Business property insurance will cover the cost to repair or rebuild your company’s physical structures if you sustain damage from fire, hail, theft, wind, smoke or vandalism. This insurance generally covers buildings, not other types of “property” such as vehicles in a commercial fleet. Vehicles are covered under a commercial vehicle policy.
Property insurance sometimes includes a “business interruption” add-on, which will reimburse you for lost income related to property damage. For instance, if your auto repair shop is damaged in a fire and only half the bays are in working condition, property insurance with a business interruption rider would pay to repair your building and reimburse you for income lost while you operate at half your normal capacity.
How it can help you: The costs to repair or replace damaged business property and assets can quickly overwhelm a company. A business property policy with adequate coverage levels can help shield your operations from unexpected events. Plus, additional business interruption coverage can protect your earnings if you have to temporarily shut down or operate below your usual capacity after an incident, such as a fire or natural disaster.
4. General liability
General liability insurance helps protect your company if someone experiences bodily injury, property damage or other types of injury as a result of your business operations.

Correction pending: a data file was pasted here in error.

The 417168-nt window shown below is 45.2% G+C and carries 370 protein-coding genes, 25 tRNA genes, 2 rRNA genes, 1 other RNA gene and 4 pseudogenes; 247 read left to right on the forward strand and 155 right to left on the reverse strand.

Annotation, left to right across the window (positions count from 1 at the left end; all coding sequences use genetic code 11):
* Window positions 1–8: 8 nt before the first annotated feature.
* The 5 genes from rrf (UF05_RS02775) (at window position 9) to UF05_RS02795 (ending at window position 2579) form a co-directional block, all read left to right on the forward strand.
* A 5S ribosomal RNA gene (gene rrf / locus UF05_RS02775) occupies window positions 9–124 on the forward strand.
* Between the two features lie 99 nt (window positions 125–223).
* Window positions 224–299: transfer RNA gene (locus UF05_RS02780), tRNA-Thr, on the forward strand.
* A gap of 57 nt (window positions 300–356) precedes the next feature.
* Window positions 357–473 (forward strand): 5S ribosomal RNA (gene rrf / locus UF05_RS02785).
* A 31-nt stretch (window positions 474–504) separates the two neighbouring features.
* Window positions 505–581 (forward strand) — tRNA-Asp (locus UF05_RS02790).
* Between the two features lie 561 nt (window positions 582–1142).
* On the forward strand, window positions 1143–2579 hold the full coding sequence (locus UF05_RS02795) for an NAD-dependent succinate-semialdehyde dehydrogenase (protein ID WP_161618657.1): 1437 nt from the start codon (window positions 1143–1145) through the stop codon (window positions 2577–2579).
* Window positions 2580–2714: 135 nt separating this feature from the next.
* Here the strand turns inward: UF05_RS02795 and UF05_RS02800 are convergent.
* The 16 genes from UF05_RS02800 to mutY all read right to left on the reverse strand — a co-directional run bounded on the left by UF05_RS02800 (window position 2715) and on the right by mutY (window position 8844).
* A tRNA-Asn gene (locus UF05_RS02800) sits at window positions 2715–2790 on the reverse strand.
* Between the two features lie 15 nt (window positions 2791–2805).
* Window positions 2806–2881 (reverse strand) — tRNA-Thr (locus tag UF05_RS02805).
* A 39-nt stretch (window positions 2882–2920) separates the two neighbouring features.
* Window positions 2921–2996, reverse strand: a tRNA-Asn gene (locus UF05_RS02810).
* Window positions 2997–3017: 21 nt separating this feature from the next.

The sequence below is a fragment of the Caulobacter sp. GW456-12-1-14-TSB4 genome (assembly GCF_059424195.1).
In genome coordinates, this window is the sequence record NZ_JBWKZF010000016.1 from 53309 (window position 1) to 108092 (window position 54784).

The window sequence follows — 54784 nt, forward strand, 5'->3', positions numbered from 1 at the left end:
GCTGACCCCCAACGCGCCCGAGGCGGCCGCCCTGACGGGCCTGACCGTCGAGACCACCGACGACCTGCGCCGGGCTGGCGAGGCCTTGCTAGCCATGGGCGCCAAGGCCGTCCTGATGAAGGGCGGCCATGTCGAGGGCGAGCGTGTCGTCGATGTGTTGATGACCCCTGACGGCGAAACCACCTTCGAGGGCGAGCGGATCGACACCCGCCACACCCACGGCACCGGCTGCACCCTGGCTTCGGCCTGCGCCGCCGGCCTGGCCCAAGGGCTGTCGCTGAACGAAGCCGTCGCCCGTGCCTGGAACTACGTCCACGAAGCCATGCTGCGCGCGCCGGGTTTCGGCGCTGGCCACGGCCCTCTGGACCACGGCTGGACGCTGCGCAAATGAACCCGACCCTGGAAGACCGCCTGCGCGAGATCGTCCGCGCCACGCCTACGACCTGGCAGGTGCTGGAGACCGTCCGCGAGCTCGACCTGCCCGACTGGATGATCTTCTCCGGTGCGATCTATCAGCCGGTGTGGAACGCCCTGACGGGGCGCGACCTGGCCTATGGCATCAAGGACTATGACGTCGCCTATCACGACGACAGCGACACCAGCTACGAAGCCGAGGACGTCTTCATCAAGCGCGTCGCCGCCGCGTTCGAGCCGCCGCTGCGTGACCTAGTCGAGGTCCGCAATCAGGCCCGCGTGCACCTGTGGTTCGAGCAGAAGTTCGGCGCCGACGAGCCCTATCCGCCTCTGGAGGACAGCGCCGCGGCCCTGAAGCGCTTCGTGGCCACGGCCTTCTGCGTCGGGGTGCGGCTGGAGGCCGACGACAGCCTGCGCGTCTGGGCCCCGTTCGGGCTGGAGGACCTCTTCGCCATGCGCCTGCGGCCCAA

Common examples include if someone slips and falls in your store or if you damage a customer’s property while working on their premises. In both cases, repairs and medical bills can be costly.
How it can help you: General liability generally covers legal costs and settlement payments or judgments that are awarded to the injured party. However, what general liability insurance covers varies greatly from state to state. The amount the insurer will pay also depends on the scope of coverage and maximum amount stated in the policy. Since lawsuits are often more expensive than the cap in a general insurance policy, many business owners take out additional umbrella policies to cover additional costs.
5. Business owner’s insurance
A business owner’s policy, or BOP, combines the most common types of property and liability insurance a business owner needs into one convenient, comprehensive package at a competitive rate.